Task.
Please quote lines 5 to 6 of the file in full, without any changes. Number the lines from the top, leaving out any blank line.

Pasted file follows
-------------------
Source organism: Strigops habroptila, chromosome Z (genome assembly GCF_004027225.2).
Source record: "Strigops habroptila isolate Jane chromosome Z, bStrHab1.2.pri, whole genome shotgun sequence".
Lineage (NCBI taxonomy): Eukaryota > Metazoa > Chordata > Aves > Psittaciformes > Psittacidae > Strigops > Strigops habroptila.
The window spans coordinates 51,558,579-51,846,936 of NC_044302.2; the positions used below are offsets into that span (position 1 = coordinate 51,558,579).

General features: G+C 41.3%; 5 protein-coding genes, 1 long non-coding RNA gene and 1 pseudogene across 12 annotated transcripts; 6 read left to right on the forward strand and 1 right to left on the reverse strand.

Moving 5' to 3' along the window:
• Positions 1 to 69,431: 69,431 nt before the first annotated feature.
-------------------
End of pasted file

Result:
General features: G+C 41.3%; 5 protein-coding genes, 1 long non-coding RNA gene and 1 pseudogene across 12 annotated transcripts; 6 read left to right on the forward strand and 1 right to left on the reverse strand.

Moving 5' to 3' along the window: